Obsessed with technology?
Subscribe to the latest tech news as well as exciting promotions from us and our partners!
By subscribing, you indicate that you have read & understood the SPH's Privacy Policy and PDPA Statement.
News
News Categories

Malaysian minister says that all filming needs a licence, even on social media

By Tim Augustin - on 26 Jul 2020, 11:03am

Malaysian minister says that all filming needs a licence, even on social media

Note: This article was first published on 23 July 2020.

Image: Bernama

The Malaysian Communications and Multimedia Minister Datuk Saifuddin Abdullah made a rather interesting statement today: All media producers must apply for a licence before filming content - even if it’s just for social media.

Saifuddin insisted that under the National Film Development Corporation (Finas) Act, all film producers have to inform the corporation seven days prior to filming. This includes personal media meant for social media platforms.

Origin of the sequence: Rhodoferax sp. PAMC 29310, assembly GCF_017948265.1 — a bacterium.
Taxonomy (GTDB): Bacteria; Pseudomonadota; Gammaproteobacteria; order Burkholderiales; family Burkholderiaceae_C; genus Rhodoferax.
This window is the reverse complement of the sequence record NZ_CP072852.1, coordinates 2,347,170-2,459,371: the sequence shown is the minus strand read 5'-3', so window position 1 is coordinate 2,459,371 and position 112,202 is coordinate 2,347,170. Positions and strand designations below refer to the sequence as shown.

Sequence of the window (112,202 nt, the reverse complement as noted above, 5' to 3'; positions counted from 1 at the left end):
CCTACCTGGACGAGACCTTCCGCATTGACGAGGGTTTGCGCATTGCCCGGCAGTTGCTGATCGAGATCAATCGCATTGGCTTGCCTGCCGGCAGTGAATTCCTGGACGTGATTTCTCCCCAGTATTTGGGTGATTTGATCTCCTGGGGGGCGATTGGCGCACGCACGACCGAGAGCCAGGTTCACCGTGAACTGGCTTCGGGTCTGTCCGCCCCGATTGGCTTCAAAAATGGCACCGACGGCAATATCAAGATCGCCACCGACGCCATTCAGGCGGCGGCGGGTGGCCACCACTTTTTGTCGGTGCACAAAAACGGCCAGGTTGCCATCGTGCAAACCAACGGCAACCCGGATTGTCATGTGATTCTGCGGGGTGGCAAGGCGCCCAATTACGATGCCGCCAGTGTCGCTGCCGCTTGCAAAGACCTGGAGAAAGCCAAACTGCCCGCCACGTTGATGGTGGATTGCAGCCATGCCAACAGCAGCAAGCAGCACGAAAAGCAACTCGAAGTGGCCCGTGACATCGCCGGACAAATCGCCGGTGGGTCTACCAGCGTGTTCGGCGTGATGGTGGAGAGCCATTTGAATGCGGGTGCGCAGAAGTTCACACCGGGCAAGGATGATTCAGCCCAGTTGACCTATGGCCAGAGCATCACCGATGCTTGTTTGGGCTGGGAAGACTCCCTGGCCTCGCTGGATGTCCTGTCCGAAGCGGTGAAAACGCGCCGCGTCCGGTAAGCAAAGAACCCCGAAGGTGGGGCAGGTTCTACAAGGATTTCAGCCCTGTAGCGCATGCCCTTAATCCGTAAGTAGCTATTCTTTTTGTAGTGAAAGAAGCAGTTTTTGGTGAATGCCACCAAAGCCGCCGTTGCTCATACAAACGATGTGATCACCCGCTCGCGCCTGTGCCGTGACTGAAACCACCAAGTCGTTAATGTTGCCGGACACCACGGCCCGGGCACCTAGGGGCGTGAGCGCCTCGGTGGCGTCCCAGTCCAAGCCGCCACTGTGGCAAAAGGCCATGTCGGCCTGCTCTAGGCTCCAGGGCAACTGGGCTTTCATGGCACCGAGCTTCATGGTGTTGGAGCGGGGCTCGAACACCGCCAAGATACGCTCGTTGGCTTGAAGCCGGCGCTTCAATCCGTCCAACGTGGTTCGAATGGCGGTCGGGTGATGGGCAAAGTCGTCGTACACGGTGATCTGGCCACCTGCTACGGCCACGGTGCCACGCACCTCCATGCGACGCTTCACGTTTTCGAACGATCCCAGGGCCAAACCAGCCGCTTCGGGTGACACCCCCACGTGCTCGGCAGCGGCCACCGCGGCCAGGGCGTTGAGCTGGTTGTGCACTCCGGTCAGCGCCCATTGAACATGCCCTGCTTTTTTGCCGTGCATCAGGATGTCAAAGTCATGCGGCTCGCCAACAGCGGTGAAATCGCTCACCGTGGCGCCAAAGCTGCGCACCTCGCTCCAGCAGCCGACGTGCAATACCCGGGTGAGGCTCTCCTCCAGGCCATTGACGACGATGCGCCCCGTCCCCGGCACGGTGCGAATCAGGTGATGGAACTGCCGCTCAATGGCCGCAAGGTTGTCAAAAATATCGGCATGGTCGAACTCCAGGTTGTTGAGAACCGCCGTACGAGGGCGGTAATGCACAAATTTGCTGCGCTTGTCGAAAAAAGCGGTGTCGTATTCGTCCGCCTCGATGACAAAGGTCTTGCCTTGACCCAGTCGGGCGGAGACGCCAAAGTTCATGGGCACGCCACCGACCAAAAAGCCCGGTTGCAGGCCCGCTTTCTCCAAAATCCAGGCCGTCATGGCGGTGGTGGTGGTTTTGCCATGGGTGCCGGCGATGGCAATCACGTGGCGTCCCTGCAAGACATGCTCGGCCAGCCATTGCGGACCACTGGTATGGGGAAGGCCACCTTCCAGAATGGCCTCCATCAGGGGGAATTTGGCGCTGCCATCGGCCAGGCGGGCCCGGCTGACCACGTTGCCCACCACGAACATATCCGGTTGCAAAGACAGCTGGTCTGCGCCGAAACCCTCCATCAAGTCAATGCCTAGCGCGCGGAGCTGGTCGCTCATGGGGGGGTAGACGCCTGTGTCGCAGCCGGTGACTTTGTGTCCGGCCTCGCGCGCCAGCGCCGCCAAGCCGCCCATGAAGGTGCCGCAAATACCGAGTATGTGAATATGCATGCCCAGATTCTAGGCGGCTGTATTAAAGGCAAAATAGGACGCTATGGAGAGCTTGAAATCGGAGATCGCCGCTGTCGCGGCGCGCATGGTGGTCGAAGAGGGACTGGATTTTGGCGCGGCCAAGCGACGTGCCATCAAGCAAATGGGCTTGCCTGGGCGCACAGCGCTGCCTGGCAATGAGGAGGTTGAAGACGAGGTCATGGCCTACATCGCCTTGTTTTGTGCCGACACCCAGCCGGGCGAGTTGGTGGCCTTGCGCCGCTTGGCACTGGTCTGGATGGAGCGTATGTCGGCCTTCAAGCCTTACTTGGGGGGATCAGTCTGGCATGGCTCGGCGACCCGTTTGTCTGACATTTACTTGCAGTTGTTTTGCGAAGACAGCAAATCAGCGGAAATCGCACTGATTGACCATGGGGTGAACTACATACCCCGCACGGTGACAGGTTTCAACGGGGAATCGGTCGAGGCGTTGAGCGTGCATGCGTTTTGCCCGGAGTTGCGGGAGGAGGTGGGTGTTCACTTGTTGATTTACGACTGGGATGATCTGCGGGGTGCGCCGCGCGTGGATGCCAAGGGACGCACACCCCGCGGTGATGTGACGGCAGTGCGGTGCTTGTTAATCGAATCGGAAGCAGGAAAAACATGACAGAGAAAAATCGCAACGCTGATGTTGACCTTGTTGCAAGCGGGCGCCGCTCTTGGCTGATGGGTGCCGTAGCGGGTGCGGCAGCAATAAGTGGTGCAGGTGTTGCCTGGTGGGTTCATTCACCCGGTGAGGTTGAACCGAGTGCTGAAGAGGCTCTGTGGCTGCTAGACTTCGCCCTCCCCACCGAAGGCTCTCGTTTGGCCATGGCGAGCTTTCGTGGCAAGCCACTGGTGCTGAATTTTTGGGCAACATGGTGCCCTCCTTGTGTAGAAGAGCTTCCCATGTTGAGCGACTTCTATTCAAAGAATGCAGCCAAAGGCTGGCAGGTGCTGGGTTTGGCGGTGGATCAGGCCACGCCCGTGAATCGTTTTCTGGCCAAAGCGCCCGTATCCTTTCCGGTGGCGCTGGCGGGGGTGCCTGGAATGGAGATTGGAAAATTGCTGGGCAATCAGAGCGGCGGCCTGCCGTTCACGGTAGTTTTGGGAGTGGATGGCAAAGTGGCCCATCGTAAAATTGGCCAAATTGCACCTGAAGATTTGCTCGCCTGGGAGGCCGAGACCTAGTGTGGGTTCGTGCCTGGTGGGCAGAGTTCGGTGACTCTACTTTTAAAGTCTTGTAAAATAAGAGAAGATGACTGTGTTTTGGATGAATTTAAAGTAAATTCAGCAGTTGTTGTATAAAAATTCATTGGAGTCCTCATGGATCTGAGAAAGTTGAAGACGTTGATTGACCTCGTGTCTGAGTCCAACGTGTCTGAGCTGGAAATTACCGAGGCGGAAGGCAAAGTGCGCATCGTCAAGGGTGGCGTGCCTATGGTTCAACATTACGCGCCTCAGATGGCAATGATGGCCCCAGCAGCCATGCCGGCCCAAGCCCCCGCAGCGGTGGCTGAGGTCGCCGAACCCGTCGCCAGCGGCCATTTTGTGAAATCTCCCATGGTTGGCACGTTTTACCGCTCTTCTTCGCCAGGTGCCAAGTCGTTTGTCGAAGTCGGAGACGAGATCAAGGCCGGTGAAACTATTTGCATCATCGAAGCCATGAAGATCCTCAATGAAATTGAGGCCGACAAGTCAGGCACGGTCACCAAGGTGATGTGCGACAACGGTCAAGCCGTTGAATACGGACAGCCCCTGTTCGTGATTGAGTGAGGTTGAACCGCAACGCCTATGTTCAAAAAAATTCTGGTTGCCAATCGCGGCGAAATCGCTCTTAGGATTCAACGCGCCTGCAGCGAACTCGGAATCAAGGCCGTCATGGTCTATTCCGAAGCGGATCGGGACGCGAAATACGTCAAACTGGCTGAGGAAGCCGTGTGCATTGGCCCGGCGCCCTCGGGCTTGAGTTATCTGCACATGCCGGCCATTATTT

“Film producers must apply for Film Production License and Film Shooting Certificate (SPP) regardless of whether they are mainstream media agencies or personal media which produce films on social media platforms or traditional channels,” Saifuddin said.

When Kluang MP Wong Shu Qi asked if the word ‘film’ includes social media content seen on TikTok and IGTV, he responded, “Film is interpreted under Section 2 of the Finas Act 1981 as 'films' (which) includes feature films, short films, short subject films, trailers, documentaries, advertising filmlets and any recording on material of any kind, including video tapes and video discs, of moving images, accompanied or unaccompanied by sound, for viewing by the public or any class of the public.”

So… yes, basically. The implication here is that Malaysian social media users have been posting their videos illegally all along, since they didn’t apply for a licence to do so beforehand. The real kicker? You’d need to cough up RM50,000 paid up capital to even qualify for a Finas film or video production licence. Yikes. 

This comes after Finas’ claim that news outlet Al Jazeera did not have the licence to film or air ‘Locked Up in Malaysia’s Lockdown’, its documentary on the mistreatment of migrants in Malaysia. Saifuddin stated that his ministry would check if Al Jazeera had obtained said licence to produce the documentary. 

TikTok’s going to have a field day with this one.